13. Public molecular absorption databases HITRAN – Rothman et al. HITRAN is a compilation of spectroscopic parameters that a variety of computer codes use to predict and simulate the transmission and emission of light in the atmosphere. The original version was created at the Air Force Cambridge Research Laboratories (1960's). The database is maintained and developed at the Harvard-Smithsonian Center for Astrophysics in Cambridge MA, USA. GEISA - Jacquinet-Husson et al. GEISA is a computer-accessible spectroscopic database, designed to facilitate accurate forward radiative transfer calculations using a line-by-line and layer-by-layer approach. Maintained and developed at Laboratoire de Météorologie Dynamique (LMD) in France.

14. Absorption Lines near 15 mm

15. Absorption Lines Near 4.3 mm

17. Microwave line absorption

18. Generally Available Line Models LBLRTM – AER (Clough et al.) Based on FASCODE from AFGL Supported by ARM Widely used in US Uses HITRAN GENLEN2 – Edwards – NCAR Used in Europe Europeans use GEISA or HITRAN

19. Generally available band models MODTRAN developed by AFGL enhanced by private industry based upon FASCODE/LBLRTM/HITRAN extremely flexible in atmosphere, absorbers, geometry extremely cumbersome data input no adjoint available, too slow for DA DoD support waning

20. Generally Available Fast Models Community Radiative Transfer Model-CRTM (OPTRAN) used at NCEP/EMC, NASA,… Radiative Transfer TOVS (RTTOV) used at EUMETSAT, METOFFICE, others AESFAST used at Environment Canada Optimal Spectral Sampling (OSS) developed at AER, receiving some attention here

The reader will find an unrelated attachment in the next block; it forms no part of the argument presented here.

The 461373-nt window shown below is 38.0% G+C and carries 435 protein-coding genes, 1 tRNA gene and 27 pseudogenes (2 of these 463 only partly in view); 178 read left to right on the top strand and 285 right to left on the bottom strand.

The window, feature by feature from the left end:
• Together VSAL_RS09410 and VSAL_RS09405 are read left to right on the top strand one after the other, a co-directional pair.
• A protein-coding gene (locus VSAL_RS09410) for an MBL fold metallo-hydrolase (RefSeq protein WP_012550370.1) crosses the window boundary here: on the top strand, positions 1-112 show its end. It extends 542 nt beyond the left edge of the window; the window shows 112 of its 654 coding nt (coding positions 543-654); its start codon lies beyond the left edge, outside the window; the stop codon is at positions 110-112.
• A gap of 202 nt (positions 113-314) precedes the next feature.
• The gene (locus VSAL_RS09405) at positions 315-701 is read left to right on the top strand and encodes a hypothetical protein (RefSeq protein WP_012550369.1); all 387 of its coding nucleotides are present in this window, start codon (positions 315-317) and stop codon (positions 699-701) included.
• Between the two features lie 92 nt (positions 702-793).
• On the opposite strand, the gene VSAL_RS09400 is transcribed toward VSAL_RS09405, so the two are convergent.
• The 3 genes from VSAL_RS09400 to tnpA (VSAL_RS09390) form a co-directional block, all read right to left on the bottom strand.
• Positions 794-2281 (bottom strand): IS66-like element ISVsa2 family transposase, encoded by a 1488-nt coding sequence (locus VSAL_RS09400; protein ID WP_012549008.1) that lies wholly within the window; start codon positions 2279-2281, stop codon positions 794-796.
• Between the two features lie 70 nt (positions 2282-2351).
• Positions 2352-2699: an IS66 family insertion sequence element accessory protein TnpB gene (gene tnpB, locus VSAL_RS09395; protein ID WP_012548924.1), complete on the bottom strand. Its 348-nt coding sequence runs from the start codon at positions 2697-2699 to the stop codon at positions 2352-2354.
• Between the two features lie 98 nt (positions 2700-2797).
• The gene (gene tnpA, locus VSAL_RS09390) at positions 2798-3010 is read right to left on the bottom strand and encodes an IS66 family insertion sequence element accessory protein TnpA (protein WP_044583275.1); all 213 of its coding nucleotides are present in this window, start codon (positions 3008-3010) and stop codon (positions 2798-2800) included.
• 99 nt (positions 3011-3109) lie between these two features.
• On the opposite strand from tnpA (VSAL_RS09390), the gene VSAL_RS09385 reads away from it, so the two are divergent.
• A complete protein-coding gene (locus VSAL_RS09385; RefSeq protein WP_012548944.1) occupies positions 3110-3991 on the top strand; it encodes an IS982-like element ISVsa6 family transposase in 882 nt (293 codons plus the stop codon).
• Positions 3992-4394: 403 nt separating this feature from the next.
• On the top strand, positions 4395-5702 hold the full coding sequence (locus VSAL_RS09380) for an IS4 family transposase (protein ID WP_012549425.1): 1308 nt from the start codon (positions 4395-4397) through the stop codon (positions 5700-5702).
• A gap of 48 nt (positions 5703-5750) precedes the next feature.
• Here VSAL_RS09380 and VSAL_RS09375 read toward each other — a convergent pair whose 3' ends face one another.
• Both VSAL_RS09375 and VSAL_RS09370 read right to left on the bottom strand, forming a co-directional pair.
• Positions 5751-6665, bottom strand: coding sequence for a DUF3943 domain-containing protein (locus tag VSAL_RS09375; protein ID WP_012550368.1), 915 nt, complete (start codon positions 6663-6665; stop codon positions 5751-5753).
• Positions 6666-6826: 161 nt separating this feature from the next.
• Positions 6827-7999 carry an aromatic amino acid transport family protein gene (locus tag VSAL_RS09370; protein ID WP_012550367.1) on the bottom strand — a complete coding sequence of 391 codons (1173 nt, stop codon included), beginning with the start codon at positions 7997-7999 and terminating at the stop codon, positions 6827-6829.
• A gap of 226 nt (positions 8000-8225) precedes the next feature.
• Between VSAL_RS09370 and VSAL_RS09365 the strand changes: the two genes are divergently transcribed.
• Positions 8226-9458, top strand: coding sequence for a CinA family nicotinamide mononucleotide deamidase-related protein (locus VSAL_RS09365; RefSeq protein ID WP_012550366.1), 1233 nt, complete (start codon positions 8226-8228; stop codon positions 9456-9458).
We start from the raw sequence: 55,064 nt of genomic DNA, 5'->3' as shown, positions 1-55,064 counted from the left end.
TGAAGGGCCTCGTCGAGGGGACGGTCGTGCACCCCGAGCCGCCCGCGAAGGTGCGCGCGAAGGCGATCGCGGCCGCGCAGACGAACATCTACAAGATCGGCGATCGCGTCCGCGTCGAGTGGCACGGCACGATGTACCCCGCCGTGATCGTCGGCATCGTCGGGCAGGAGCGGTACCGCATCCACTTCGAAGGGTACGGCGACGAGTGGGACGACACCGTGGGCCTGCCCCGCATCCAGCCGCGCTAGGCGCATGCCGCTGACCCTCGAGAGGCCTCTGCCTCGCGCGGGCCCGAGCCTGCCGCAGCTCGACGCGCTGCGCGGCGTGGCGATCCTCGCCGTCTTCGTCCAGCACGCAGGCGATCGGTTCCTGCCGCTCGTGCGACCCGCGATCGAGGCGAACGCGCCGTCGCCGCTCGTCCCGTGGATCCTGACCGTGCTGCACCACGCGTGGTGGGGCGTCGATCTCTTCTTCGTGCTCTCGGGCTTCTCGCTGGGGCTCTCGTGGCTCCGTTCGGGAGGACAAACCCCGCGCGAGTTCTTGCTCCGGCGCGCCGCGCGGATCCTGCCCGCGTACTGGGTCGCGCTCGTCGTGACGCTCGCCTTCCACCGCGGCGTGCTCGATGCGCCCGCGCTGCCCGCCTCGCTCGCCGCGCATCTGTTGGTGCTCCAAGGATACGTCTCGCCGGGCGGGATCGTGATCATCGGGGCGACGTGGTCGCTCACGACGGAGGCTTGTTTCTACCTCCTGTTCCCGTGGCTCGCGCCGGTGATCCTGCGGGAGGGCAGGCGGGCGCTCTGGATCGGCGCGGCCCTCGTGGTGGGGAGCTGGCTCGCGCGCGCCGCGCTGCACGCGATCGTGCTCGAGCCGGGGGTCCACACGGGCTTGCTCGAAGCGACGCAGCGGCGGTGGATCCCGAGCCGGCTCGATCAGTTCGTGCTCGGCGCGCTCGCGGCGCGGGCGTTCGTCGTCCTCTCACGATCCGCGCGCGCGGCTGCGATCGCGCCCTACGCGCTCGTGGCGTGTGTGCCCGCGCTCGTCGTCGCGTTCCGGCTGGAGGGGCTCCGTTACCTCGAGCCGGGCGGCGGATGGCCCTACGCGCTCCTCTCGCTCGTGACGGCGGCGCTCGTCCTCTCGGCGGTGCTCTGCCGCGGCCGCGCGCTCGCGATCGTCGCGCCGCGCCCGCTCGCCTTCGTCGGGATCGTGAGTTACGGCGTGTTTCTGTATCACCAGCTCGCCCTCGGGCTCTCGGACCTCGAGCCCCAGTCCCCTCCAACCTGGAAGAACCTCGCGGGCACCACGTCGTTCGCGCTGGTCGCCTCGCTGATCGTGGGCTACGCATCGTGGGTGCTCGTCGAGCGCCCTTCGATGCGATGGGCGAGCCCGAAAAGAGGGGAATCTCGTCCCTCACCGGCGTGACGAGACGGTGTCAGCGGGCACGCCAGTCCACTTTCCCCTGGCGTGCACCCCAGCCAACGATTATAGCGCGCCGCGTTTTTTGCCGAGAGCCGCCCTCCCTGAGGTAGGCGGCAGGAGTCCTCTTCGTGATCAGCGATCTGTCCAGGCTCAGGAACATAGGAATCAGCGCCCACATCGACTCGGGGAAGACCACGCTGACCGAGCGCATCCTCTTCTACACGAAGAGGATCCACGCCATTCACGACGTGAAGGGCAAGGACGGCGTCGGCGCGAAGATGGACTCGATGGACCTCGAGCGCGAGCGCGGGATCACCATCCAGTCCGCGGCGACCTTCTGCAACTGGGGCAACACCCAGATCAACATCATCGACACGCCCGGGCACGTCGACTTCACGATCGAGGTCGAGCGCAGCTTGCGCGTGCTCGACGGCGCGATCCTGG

21. Why fast models? Line-by-line models can take up to an hour to compute a single channel/atmosphere Fast models take maybe a millisecond Line-by-line models don’t have adjoints, have to do finite differencing Fast models have analytic adjoints. We will see how to write them this afternoon.

22. CRTM Based upon Optical Path TRANsmittance (McMillin et al) Includes thermal emittance, clouds, simplified scattering, CBR, solar influence, surface emissivity models, support for many instruments Yong Han will discuss in detail on 8 Aug

23. OPTRAN Predicts absorption coefficient on the absorber level (product of which is optical depth, negative exponential of that is transmittance) – arbitrary input profile Zenith angle implicitly included in optical path Fitted to LBLRTM/HITRAN and Leibe(89,93) Adjoint well developed

24. RTTOV Predicts optical depth on fixed pressure levels – must interpolate input profile to the fixed levels Must explicitly treat zenith angle Includes thermal emittance, clouds, simplified scattering, CBR, solar influence, surface emissivity models, support for many instruments Fitted to GENLN2/MPM89-92/HITRAN (Kcarta for IASI) Adjoint well developed

25. Which is better? Depends on the situation/instrument For a bit dated but still useful intercomparison of RTMs, see http://collaboration.cmc.ec.gc.ca/science/arma/intercomparison/index.html

26. CRTM vs RTTOV A friendly competition is very healthy, and results in improvements in both codes Institutions generally like to use locally developed codes because of control issues.

27. Innovation This is the de-biased difference between the radiance observations and the radiances computed from the NWP model background Following statistics are from global assimilation systems, clear only.

28. NCEP Temperature

29. Metoffice Temperature

30. NCEP Water Vapor

31. Metoffice Water Vapour

32. ITWG Intercomparison

33. ITWG Intercomparison

34. Summary Overview of radiative transfer modeling Emphasis on fast forward models This afternoon I will discuss how the Jacobians are computed You will have the opportunity to perform simple coding exercises to generate tangent linear/adjoint-jacobian code